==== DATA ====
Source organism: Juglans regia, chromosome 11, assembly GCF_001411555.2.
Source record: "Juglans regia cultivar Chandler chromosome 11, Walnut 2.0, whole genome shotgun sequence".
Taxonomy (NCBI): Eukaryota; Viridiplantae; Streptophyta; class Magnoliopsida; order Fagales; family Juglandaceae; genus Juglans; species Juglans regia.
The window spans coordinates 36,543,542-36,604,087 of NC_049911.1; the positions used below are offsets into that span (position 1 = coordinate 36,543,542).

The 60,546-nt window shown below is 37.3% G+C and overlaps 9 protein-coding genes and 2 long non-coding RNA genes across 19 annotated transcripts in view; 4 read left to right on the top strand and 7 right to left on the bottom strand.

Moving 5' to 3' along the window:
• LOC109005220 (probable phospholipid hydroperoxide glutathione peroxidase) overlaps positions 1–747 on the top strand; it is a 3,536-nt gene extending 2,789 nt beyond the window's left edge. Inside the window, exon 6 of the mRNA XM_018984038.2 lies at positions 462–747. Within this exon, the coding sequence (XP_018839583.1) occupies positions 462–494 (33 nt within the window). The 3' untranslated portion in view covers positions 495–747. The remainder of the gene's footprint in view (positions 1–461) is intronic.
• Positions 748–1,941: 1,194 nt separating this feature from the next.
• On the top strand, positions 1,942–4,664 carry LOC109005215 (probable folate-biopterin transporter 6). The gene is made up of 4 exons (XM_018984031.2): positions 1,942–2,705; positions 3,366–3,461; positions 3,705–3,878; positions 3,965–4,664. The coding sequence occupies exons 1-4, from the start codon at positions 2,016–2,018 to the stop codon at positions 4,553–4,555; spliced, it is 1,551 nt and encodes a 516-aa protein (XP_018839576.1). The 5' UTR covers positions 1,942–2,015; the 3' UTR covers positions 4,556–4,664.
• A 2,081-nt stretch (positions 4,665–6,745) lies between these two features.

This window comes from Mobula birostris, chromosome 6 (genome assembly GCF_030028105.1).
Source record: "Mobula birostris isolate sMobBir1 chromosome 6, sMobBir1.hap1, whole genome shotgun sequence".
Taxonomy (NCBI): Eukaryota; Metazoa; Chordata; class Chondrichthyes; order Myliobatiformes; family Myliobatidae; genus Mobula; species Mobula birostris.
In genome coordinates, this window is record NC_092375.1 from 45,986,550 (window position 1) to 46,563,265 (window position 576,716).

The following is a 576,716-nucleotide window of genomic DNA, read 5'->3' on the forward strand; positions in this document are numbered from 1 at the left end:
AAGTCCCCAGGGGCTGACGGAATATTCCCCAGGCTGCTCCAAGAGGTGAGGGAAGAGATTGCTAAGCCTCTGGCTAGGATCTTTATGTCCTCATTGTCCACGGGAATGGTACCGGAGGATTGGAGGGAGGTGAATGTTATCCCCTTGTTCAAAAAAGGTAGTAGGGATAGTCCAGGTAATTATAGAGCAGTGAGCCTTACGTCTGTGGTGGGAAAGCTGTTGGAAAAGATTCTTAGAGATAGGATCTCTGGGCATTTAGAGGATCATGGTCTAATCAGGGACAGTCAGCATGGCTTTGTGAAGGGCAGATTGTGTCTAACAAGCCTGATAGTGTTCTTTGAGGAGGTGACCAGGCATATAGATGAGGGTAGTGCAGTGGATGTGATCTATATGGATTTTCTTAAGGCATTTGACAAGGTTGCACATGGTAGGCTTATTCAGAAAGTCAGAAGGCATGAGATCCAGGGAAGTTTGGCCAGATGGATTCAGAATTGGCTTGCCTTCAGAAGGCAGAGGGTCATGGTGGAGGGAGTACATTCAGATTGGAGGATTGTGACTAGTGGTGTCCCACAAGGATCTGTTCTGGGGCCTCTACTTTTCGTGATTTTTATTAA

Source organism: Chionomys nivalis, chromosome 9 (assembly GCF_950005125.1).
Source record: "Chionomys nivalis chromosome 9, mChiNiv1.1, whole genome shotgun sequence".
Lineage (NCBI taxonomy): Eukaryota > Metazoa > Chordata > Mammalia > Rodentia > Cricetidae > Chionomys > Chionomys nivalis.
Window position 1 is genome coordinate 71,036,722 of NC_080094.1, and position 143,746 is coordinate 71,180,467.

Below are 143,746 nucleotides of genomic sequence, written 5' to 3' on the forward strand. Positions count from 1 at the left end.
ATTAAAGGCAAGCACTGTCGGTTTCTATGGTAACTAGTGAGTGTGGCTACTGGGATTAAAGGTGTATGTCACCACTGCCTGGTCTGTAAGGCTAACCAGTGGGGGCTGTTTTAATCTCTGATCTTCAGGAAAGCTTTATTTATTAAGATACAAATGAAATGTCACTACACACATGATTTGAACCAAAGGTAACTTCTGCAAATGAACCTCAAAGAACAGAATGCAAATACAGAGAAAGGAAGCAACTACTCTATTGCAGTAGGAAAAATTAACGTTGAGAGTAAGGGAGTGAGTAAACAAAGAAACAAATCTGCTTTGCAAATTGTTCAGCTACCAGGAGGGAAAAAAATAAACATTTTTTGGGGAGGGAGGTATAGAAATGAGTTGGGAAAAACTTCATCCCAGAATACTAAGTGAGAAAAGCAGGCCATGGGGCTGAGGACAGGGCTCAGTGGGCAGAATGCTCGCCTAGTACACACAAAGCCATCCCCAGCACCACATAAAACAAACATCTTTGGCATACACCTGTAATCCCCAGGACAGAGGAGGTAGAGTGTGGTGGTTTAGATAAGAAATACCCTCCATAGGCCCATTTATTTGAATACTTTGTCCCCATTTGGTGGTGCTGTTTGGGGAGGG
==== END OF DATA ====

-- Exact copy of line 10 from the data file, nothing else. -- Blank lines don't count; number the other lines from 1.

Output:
• A 2,081-nt stretch (positions 4,665–6,745) lies between these two features.